In a published opinion, the Sixth Circuit Court of Appeals addressed an issue of first impression in our circuit: Whether a 9-1-1 "hang call" gives rise to an exception to the 4th Amendment protections against warantless searches. In Johnson v City of Memphis, et al., Johnson was killed when officers entered his home without a warrant after receiving a report from dispatch that there was a hang-up call to 9-1-1 followed by an unanswered return call from the 9-1-1 to Johnson's residence. Johnson's widow filed a lawsuit under sec. 1983, alleging that the warantlees entry by two Memphis officers into Johnson's home without a warrant violated Johnson's 4th Amendment right to be free from unreasonable searches and seizures. The district court granted the City's motion for summary judgment.
While hesitant to fashion a per se ruling that 9-1-1 hang calls alone satisfy the exegincy exception to the 4th Amenment's warrant requirement, the Sixth Circuit held that where there is a 9-1-1 hang call, an inability to reach the caller by phone on a return call, and the door of the residence from which the call came is open upon the officer's arrival, the officers have an objectively reasonable basis in which to believe there is someone inside the residence who needs emergency assistance -- thus, satisfying the exigency exception to the 4th Amendment.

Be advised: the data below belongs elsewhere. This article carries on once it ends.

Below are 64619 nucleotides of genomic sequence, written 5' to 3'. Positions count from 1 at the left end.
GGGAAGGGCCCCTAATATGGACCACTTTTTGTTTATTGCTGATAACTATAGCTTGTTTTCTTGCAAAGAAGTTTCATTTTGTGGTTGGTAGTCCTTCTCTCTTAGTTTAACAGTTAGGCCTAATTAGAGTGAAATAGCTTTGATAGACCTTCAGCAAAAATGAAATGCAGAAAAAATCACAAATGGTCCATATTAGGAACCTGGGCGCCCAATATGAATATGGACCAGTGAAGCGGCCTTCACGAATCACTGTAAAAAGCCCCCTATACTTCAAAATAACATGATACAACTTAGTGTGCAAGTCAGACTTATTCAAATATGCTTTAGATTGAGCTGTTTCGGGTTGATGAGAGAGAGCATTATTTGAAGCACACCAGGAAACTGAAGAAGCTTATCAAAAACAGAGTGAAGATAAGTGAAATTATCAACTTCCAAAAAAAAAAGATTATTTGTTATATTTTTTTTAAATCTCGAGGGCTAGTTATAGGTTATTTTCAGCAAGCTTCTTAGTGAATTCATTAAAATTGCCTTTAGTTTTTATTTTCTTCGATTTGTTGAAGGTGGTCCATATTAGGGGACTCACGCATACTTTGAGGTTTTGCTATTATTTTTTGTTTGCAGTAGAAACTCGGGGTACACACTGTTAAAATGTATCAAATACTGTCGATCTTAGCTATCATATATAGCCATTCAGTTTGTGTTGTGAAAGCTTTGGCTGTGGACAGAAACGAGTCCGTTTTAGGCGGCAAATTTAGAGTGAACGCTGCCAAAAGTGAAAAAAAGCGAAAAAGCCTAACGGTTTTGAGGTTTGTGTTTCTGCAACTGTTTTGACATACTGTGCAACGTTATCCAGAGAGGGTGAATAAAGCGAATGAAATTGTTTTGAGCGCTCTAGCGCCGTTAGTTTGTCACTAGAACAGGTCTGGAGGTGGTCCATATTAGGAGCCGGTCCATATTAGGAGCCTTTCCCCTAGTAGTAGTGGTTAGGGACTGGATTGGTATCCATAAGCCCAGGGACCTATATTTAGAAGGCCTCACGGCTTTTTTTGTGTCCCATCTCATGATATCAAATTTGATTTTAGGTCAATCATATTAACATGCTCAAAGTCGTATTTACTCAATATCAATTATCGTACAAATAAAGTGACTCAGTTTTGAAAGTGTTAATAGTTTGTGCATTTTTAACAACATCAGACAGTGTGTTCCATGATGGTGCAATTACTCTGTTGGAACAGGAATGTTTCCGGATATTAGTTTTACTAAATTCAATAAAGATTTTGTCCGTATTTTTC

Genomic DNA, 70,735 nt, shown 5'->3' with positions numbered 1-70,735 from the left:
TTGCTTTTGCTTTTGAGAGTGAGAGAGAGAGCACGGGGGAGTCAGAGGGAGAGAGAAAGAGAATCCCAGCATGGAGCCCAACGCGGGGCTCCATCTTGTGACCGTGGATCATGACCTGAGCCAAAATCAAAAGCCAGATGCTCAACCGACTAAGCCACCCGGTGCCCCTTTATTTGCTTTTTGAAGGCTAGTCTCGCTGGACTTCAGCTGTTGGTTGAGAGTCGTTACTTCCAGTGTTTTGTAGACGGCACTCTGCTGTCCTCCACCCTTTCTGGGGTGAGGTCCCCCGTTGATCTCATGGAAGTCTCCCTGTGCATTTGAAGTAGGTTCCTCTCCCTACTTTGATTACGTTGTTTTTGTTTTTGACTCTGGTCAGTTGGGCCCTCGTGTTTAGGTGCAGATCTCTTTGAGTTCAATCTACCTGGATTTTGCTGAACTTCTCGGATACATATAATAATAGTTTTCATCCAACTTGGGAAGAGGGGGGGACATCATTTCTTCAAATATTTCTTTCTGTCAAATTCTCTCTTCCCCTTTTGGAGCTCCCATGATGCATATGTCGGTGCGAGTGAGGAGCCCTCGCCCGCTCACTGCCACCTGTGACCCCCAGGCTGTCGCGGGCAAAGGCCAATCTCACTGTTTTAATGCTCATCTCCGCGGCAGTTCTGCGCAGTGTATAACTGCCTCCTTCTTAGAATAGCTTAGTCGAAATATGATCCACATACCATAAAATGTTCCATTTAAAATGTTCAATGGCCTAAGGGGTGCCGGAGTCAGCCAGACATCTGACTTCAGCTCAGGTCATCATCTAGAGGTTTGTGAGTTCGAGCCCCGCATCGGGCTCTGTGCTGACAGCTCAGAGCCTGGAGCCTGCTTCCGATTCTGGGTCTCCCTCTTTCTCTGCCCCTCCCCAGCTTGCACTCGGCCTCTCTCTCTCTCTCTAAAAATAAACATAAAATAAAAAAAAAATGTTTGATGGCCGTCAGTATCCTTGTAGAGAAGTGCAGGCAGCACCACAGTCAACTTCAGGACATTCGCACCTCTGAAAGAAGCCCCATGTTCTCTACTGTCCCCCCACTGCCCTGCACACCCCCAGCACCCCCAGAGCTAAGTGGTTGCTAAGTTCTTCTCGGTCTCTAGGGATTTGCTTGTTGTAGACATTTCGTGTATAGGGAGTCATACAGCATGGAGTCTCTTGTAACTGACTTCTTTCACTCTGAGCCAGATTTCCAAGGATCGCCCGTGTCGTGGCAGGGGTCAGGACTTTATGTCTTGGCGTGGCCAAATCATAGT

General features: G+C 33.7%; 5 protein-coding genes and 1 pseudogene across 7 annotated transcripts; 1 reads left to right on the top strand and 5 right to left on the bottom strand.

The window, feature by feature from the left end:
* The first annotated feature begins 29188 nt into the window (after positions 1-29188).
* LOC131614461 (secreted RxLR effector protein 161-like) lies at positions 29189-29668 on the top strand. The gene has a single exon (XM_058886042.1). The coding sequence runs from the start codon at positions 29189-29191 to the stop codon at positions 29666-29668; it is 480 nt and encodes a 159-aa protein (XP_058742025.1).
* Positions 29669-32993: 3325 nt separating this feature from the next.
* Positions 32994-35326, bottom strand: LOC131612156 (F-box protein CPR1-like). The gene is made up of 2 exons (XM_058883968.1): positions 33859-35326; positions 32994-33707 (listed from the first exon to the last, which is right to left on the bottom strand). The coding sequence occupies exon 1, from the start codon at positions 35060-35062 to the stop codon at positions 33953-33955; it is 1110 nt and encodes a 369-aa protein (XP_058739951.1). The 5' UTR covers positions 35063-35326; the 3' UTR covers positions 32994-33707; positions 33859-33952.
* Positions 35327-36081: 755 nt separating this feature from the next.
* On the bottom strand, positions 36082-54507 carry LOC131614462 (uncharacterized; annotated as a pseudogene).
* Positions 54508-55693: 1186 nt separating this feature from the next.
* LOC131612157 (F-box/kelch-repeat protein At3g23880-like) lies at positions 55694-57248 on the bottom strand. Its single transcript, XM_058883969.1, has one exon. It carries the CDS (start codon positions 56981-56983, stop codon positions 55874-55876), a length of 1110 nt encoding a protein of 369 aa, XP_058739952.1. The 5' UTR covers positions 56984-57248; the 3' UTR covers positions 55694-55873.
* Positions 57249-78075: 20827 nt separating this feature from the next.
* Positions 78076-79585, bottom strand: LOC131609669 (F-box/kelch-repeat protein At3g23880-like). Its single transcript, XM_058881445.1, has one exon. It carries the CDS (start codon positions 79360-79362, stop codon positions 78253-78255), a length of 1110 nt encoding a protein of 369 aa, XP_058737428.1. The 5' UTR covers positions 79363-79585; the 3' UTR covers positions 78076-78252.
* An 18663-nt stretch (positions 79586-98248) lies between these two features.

The Court noted that the very purpose of a call to 9-1-1 is a request for emergency assistance, and any use of 9-1-1 for non-emergencies places the caller in jeopardy of being charged with a midemeanor. Common sense would dictate that we should hope that officials would follow up on our 9-1-1 calls. It is not unlikely that a caller facing medical crisis would become unconscious during a call to 9-1-1, rendering the caller unable to address the dispatcher further. A rule that limits the authority of rescuers to follow up and provide emergency aide simply because the caller cannot articulate the emergency belies common sense.